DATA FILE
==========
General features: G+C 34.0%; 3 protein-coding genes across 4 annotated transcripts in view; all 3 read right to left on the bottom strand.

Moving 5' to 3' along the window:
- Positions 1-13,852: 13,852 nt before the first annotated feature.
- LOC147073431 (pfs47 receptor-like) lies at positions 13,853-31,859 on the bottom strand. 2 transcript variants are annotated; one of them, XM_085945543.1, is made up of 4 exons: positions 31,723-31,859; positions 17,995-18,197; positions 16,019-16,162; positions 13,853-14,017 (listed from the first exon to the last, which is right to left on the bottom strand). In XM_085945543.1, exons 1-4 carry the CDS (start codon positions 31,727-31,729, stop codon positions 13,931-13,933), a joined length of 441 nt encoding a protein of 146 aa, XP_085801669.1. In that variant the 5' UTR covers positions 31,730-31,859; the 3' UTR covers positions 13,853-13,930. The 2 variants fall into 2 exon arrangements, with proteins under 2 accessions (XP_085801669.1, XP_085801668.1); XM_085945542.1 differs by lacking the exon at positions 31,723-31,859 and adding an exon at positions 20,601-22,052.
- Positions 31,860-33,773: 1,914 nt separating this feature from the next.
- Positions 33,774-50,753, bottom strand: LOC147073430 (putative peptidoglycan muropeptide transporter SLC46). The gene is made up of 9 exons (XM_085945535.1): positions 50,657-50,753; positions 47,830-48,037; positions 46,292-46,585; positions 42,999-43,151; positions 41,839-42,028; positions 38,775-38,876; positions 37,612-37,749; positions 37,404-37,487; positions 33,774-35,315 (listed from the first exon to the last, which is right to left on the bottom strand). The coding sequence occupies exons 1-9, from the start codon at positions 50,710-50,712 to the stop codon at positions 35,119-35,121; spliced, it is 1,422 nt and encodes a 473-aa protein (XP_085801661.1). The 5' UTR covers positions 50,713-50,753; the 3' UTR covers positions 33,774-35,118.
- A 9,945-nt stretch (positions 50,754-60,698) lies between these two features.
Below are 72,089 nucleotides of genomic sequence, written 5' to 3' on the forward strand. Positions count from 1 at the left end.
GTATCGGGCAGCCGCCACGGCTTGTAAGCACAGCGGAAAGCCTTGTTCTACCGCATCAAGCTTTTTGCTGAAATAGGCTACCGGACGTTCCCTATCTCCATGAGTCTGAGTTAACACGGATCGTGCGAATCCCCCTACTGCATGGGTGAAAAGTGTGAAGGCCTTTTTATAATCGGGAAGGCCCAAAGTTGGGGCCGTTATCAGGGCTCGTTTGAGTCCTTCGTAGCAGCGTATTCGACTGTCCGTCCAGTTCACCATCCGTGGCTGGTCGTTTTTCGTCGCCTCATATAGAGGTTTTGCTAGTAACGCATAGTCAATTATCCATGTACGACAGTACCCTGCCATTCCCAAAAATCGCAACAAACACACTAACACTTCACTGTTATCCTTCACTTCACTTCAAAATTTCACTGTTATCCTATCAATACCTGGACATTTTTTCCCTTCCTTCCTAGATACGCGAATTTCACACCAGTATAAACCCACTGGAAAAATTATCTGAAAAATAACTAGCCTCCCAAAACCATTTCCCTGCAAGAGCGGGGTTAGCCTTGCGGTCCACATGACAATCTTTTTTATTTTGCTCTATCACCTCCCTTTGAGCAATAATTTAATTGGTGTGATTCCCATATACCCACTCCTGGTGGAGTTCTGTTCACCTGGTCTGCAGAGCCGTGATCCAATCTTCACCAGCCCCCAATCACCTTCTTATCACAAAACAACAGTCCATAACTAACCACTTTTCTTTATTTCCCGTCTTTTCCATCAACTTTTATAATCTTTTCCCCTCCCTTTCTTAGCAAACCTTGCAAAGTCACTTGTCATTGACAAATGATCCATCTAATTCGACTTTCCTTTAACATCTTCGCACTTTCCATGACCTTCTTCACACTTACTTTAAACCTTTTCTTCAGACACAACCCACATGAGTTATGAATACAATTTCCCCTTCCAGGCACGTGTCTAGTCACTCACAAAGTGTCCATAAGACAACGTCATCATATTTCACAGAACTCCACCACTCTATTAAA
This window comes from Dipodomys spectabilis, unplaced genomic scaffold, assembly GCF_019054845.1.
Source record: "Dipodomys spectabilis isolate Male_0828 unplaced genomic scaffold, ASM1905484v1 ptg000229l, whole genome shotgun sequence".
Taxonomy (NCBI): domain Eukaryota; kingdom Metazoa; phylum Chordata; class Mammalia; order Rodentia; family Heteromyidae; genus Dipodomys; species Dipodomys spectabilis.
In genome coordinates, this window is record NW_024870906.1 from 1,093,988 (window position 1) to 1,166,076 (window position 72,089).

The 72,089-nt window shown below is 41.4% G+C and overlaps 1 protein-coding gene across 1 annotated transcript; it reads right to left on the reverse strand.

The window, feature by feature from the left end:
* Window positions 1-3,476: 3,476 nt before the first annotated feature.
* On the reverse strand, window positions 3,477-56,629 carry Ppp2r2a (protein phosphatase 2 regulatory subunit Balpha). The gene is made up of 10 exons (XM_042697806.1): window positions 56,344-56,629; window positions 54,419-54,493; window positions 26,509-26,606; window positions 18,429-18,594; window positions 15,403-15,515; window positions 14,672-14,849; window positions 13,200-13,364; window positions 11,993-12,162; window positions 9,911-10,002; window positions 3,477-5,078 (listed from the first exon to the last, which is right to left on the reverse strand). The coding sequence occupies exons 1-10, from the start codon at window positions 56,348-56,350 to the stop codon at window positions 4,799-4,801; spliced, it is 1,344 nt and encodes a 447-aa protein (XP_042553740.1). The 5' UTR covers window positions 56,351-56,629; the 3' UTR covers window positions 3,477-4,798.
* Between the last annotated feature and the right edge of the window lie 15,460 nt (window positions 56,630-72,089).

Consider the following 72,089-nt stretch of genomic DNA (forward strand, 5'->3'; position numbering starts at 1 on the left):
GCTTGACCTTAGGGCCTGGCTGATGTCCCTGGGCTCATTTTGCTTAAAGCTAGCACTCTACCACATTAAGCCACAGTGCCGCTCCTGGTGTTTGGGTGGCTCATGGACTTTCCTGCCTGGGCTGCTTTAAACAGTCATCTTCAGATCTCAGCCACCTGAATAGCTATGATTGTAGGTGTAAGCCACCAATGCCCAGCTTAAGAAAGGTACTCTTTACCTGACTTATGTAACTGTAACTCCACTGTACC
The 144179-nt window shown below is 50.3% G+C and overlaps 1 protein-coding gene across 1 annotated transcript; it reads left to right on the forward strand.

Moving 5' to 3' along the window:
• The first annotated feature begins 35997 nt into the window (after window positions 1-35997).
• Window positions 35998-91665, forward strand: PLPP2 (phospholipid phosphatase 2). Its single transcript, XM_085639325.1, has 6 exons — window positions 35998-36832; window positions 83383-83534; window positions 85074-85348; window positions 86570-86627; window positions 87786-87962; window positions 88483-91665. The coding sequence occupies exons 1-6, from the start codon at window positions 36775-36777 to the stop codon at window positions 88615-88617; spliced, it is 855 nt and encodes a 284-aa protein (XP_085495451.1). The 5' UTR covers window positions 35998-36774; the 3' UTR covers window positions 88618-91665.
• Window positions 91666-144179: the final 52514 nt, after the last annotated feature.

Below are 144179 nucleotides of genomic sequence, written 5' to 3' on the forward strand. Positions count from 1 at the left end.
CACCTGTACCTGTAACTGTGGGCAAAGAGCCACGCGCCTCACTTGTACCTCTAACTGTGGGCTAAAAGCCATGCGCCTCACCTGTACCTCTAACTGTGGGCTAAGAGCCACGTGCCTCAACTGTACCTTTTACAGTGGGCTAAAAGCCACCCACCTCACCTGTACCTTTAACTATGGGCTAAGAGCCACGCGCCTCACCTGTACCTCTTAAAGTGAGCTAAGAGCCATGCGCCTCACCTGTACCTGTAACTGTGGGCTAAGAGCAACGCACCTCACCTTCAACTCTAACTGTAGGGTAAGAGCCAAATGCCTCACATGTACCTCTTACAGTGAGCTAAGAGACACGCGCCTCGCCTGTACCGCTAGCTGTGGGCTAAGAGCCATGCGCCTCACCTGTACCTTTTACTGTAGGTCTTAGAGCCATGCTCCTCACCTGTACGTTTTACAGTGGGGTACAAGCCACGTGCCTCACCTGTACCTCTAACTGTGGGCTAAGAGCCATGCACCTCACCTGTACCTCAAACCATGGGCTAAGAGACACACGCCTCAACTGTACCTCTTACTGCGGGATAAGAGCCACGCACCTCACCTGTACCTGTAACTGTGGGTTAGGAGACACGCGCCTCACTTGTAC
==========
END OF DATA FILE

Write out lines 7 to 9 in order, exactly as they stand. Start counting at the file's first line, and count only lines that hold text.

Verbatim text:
- A 9,945-nt stretch (positions 50,754-60,698) lies between these two features.
Below are 72,089 nucleotides of genomic sequence, written 5' to 3' on the forward strand. Positions count from 1 at the left end.
GTATCGGGCAGCCGCCACGGCTTGTAAGCACAGCGGAAAGCCTTGTTCTACCGCATCAAGCTTTTTGCTGAAATAGGCTACCGGACGTTCCCTATCTCCATGAGTCTGAGTTAACACGGATCGTGCGAATCCCCCTACTGCATGGGTGAAAAGTGTGAAGGCCTTTTTATAATCGGGAAGGCCCAAAGTTGGGGCCGTTATCAGGGCTCGTTTGAGTCCTTCGTAGCAGCGTATTCGACTGTCCGTCCAGTTCACCATCCGTGGCTGGTCGTTTTTCGTCGCCTCATATAGAGGTTTTGCTAGTAACGCATAGTCAATTATCCATGTACGACAGTACCCTGCCATTCCCAAAAATCGCAACAAACACACTAACACTTCACTGTTATCCTTCACTTCACTTCAAAATTTCACTGTTATCCTATCAATACCTGGACATTTTTTCCCTTCCTTCCTAGATACGCGAATTTCACACCAGTATAAACCCACTGGAAAAATTATCTGAAAAATAACTAGCCTCCCAAAACCATTTCCCTGCAAGAGCGGGGTTAGCCTTGCGGTCCACATGACAATCTTTTTTATTTTGCTCTATCACCTCCCTTTGAGCAATAATTTAATTGGTGTGATTCCCATATACCCACTCCTGGTGGAGTTCTGTTCACCTGGTCTGCAGAGCCGTGATCCAATCTTCACCAGCCCCCAATCACCTTCTTATCACAAAACAACAGTCCATAACTAACCACTTTTCTTTATTTCCCGTCTTTTCCATCAACTTTTATAATCTTTTCCCCTCCCTTTCTTAGCAAACCTTGCAAAGTCACTTGTCATTGACAAATGATCCATCTAATTCGACTTTCCTTTAACATCTTCGCACTTTCCATGACCTTCTTCACACTTACTTTAAACCTTTTCTTCAGACACAACCCACATGAGTTATGAATACAATTTCCCCTTCCAGGCACGTGTCTAGTCACTCACAAAGTGTCCATAAGACAACGTCATCATATTTCACAGAACTCCACCACTCTATTAAA